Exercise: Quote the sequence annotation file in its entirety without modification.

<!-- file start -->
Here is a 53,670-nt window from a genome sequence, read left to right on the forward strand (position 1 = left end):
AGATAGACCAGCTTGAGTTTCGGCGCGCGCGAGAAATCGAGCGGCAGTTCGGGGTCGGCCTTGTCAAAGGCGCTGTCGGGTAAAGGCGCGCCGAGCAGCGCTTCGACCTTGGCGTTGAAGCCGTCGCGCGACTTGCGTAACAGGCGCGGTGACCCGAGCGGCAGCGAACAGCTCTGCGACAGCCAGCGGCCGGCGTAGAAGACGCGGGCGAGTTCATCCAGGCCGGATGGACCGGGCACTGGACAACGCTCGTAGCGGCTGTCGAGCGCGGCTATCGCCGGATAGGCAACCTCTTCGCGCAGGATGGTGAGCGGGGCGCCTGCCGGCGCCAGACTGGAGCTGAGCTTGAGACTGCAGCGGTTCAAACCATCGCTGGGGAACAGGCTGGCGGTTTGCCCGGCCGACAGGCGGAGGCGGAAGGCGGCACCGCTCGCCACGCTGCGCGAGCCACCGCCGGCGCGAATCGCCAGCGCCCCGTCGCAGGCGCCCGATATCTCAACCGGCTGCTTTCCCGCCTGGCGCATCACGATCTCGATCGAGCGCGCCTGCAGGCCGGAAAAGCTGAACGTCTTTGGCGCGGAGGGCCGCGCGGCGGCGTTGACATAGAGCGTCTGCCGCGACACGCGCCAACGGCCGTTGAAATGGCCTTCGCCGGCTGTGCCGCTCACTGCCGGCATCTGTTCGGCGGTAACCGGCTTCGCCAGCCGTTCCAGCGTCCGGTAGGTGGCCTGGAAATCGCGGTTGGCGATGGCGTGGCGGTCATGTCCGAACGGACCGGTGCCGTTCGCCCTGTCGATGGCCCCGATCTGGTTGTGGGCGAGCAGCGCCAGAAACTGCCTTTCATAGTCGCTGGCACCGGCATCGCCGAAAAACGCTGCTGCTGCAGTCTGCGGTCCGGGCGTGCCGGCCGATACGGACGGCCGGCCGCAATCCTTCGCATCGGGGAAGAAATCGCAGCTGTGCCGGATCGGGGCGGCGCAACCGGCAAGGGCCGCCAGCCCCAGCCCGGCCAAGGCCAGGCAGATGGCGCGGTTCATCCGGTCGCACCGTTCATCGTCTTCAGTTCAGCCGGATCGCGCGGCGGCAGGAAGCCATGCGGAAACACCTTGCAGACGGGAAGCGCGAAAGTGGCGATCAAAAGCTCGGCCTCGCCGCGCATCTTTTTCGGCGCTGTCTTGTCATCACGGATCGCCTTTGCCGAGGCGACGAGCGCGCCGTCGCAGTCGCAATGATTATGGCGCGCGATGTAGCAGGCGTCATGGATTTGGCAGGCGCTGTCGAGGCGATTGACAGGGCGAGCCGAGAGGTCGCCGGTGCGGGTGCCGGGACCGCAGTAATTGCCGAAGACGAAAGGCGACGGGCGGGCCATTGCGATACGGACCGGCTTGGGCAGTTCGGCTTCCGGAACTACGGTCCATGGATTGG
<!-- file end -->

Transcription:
Here is a 53,670-nt window from a genome sequence, read left to right on the forward strand (position 1 = left end):
AGATAGACCAGCTTGAGTTTCGGCGCGCGCGAGAAATCGAGCGGCAGTTCGGGGTCGGCCTTGTCAAAGGCGCTGTCGGGTAAAGGCGCGCCGAGCAGCGCTTCGACCTTGGCGTTGAAGCCGTCGCGCGACTTGCGTAACAGGCGCGGTGACCCGAGCGGCAGCGAACAGCTCTGCGACAGCCAGCGGCCGGCGTAGAAGACGCGGGCGAGTTCATCCAGGCCGGATGGACCGGGCACTGGACAACGCTCGTAGCGGCTGTCGAGCGCGGCTATCGCCGGATAGGCAACCTCTTCGCGCAGGATGGTGAGCGGGGCGCCTGCCGGCGCCAGACTGGAGCTGAGCTTGAGACTGCAGCGGTTCAAACCATCGCTGGGGAACAGGCTGGCGGTTTGCCCGGCCGACAGGCGGAGGCGGAAGGCGGCACCGCTCGCCACGCTGCGCGAGCCACCGCCGGCGCGAATCGCCAGCGCCCCGTCGCAGGCGCCCGATATCTCAACCGGCTGCTTTCCCGCCTGGCGCATCACGATCTCGATCGAGCGCGCCTGCAGGCCGGAAAAGCTGAACGTCTTTGGCGCGGAGGGCCGCGCGGCGGCGTTGACATAGAGCGTCTGCCGCGACACGCGCCAACGGCCGTTGAAATGGCCTTCGCCGGCTGTGCCGCTCACTGCCGGCATCTGTTCGGCGGTAACCGGCTTCGCCAGCCGTTCCAGCGTCCGGTAGGTGGCCTGGAAATCGCGGTTGGCGATGGCGTGGCGGTCATGTCCGAACGGACCGGTGCCGTTCGCCCTGTCGATGGCCCCGATCTGGTTGTGGGCGAGCAGCGCCAGAAACTGCCTTTCATAGTCGCTGGCACCGGCATCGCCGAAAAACGCTGCTGCTGCAGTCTGCGGTCCGGGCGTGCCGGCCGATACGGACGGCCGGCCGCAATCCTTCGCATCGGGGAAGAAATCGCAGCTGTGCCGGATCGGGGCGGCGCAACCGGCAAGGGCCGCCAGCCCCAGCCCGGCCAAGGCCAGGCAGATGGCGCGGTTCATCCGGTCGCACCGTTCATCGTCTTCAGTTCAGCCGGATCGCGCGGCGGCAGGAAGCCATGCGGAAACACCTTGCAGACGGGAAGCGCGAAAGTGGCGATCAAAAGCTCGGCCTCGCCGCGCATCTTTTTCGGCGCTGTCTTGTCATCACGGATCGCCTTTGCCGAGGCGACGAGCGCGCCGTCGCAGTCGCAATGATTATGGCGCGCGATGTAGCAGGCGTCATGGATTTGGCAGGCGCTGTCGAGGCGATTGACAGGGCGAGCCGAGAGGTCGCCGGTGCGGGTGCCGGGACCGCAGTAATTGCCGAAGACGAAAGGCGACGGGCGGGCCATTGCGATACGGACCGGCTTGGGCAGTTCGGCTTCCGGAACTACGGTCCATGGATTGG